Summary: “Fourteen-year-old Edie Mather lives with her family at Wych Farm, where the shadow of the Great War still hangs over a community impoverished by the Great Depression. Glamorous outsider Constance FitzAllen arrives from London, determined to make a record of fading rural traditions and beliefs, and to persuade Edie’s family to return to the old ways rather than embrace modernity. She brings with her new political and social ideas – some far more dangerous than others. For Edie, who has just finished school and must soon decide what to do with her life, Connie appears to be a godsend. But there is more to the older woman than meets the eye. As harvest time approaches and the pressures mount on the entire Mather family, Edie must decide whose version of reality to trust, and how best to save herself from disaster.”
Why I think it has a chance: I believe Harrison has been longlisted in the past for this award, but I don’t know, this one is just a gut feeling.
The Western Wind by Samantha Harvey
Summary: “15th century Oakham, in Somerset; a tiny village cut off by a big river with no bridge. When a man is swept away by the river in the early hours of Shrove Saturday, an explanation has to be found: accident, suicide or murder? The village priest, John Reve, is privy to many secrets in his role as confessor. But will he be able to unravel what happened to the victim, Thomas Newman, the wealthiest, most capable and industrious man in the village? And what will happen if he can’t?”
Why I think it has a chance: You know, I’m not positive that it does, I feel like the hype around this one has fizzled out. But still, for some reason I think it’s a decent contender.
Motherhood by Sheila Heti
Summary: “In her late thirties, when her friends are asking when they will become mothers, the narrator of Heti’s intimate and urgent novel considers whether she will do so at all. In a narrative spanning several years, casting among the influence of her peers, partner, and her duties to her forbearers, she struggles to make a wise and moral choice. After seeking guidance from philosophy, her body, mysticism, and chance, she discovers her answer much closer to home.”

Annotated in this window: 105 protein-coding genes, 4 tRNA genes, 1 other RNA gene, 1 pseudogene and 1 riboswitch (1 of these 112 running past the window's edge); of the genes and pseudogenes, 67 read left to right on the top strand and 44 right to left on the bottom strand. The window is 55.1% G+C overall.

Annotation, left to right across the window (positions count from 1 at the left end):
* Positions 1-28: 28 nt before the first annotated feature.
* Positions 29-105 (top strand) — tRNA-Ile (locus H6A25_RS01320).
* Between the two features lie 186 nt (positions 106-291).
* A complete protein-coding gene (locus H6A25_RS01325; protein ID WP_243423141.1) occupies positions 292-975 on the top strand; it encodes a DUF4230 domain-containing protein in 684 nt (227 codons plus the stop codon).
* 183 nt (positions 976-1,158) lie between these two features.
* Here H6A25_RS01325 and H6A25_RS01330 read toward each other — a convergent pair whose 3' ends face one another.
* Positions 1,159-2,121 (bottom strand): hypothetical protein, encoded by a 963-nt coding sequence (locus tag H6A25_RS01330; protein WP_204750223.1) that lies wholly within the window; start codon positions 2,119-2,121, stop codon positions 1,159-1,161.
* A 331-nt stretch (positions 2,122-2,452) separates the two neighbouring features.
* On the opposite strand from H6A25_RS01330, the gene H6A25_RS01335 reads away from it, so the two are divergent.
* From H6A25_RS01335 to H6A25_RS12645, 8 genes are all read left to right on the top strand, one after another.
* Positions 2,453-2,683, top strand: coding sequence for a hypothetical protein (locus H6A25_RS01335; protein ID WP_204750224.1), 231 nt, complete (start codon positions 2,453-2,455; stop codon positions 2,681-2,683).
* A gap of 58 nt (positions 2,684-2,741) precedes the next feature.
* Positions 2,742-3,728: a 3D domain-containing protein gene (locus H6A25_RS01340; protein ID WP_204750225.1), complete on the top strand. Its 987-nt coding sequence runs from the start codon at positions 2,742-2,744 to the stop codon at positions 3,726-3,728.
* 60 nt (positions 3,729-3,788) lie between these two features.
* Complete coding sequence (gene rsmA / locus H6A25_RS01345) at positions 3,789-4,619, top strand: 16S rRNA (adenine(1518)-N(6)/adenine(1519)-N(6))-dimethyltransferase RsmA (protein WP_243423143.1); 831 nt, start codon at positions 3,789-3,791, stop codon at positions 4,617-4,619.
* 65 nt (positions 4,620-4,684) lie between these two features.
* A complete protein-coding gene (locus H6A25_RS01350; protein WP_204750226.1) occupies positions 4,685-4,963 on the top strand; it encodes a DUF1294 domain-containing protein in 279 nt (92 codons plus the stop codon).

Why I think it has a chance: I think any book called ‘Motherhood’ automatically has to be considered.
Memories of the Future by Siri Hustvedt
Summary: “A provocative, exuberant novel about time, memory, desire, and the imagination from the internationally bestselling and prizewinning author of The Blazing World, Memories of the Futuretells the story of a young Midwestern woman’s first year in New York City in the late 1970s and her obsession with her mysterious neighbor, Lucy Brite.”
Why I think it has a chance: Hustvedt is too prolific and accomplished an author not to have her work considered here.
Everything Under by Daisy Johnson
Summary: “Words are important to Gretel, always have been. As a child, she lived on a canal boat with her mother, and together they invented a language that was just their own. She hasn’t seen her mother since the age of sixteen, though – almost a lifetime ago – and those memories have faded. Now Gretel works as a lexicographer, updating dictionary entries, which suits her solitary nature. A phone call from the hospital interrupts Gretel’s isolation and throws up questions from long ago. She begins to remember the private vocabulary of her childhood. She remembers other things, too: the wild years spent on the river; the strange, lonely boy who came to stay on the boat one winter; and the creature in the water – a canal thief? – swimming upstream, getting ever closer. In the end there will be nothing for Gretel to do but go back.”
Why I think it has a chance: This is a gorgeous literary debut that takes a Greek myth and flips it on its head – totally inventive and immersive and lyrical. Plus, Booker shortlisted.
Unsheltered by Barbara Kingsolver
Summary: “Willa Knox has always prided herself on being the embodiment of responsibility for her family. Which is why it’s so unnerving that she’s arrived at middle age with nothing to show for her hard work and dedication but a stack of unpaid bills and an inherited brick home in Vineland, New Jersey, that is literally falling apart. The magazine where she worked has folded, and the college where her husband had tenure has closed. The dilapidated house is also home to her ailing and cantankerous Greek father-in-law and her two grown children: her stubborn, free-spirited daughter, Tig, and her dutiful debt-ridden, ivy educated son, Zeke, who has arrived with his unplanned baby in the wake of a life-shattering development.”